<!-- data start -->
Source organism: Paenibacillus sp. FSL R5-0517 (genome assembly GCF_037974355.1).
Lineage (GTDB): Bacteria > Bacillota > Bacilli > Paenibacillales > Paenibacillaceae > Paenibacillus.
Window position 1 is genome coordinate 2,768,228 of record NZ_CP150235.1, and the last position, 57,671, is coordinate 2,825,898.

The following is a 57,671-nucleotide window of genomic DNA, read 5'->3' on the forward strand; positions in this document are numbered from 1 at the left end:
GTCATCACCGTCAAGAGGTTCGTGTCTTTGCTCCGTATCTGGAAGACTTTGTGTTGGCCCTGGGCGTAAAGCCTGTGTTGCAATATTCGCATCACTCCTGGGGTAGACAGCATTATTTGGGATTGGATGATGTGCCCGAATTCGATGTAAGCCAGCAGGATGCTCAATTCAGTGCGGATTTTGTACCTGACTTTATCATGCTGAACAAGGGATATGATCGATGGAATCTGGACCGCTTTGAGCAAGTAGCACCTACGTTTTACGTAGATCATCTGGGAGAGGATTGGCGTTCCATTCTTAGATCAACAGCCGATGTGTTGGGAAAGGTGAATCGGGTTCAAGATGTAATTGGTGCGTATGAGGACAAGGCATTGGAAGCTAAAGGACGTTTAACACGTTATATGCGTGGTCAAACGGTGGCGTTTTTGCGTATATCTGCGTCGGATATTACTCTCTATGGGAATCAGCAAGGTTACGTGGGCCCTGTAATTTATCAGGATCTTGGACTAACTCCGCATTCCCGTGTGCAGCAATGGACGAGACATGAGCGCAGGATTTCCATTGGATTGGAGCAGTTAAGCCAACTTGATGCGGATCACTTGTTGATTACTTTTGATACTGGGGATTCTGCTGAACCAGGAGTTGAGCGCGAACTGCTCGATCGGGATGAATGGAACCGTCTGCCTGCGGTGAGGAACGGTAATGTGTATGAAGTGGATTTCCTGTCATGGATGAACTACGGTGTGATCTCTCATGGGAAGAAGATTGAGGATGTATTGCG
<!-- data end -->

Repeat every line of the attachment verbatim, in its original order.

Source organism: Paenibacillus sp. FSL R5-0517 (genome assembly GCF_037974355.1).
Lineage (GTDB): Bacteria > Bacillota > Bacilli > Paenibacillales > Paenibacillaceae > Paenibacillus.
Window position 1 is genome coordinate 2,768,228 of record NZ_CP150235.1, and the last position, 57,671, is coordinate 2,825,898.

The following is a 57,671-nucleotide window of genomic DNA, read 5'->3' on the forward strand; positions in this document are numbered from 1 at the left end:
GTCATCACCGTCAAGAGGTTCGTGTCTTTGCTCCGTATCTGGAAGACTTTGTGTTGGCCCTGGGCGTAAAGCCTGTGTTGCAATATTCGCATCACTCCTGGGGTAGACAGCATTATTTGGGATTGGATGATGTGCCCGAATTCGATGTAAGCCAGCAGGATGCTCAATTCAGTGCGGATTTTGTACCTGACTTTATCATGCTGAACAAGGGATATGATCGATGGAATCTGGACCGCTTTGAGCAAGTAGCACCTACGTTTTACGTAGATCATCTGGGAGAGGATTGGCGTTCCATTCTTAGATCAACAGCCGATGTGTTGGGAAAGGTGAATCGGGTTCAAGATGTAATTGGTGCGTATGAGGACAAGGCATTGGAAGCTAAAGGACGTTTAACACGTTATATGCGTGGTCAAACGGTGGCGTTTTTGCGTATATCTGCGTCGGATATTACTCTCTATGGGAATCAGCAAGGTTACGTGGGCCCTGTAATTTATCAGGATCTTGGACTAACTCCGCATTCCCGTGTGCAGCAATGGACGAGACATGAGCGCAGGATTTCCATTGGATTGGAGCAGTTAAGCCAACTTGATGCGGATCACTTGTTGATTACTTTTGATACTGGGGATTCTGCTGAACCAGGAGTTGAGCGCGAACTGCTCGATCGGGATGAATGGAACCGTCTGCCTGCGGTGAGGAACGGTAATGTGTATGAAGTGGATTTCCTGTCATGGATGAACTACGGTGTGATCTCTCATGGGAAGAAGATTGAGGATGTATTGCG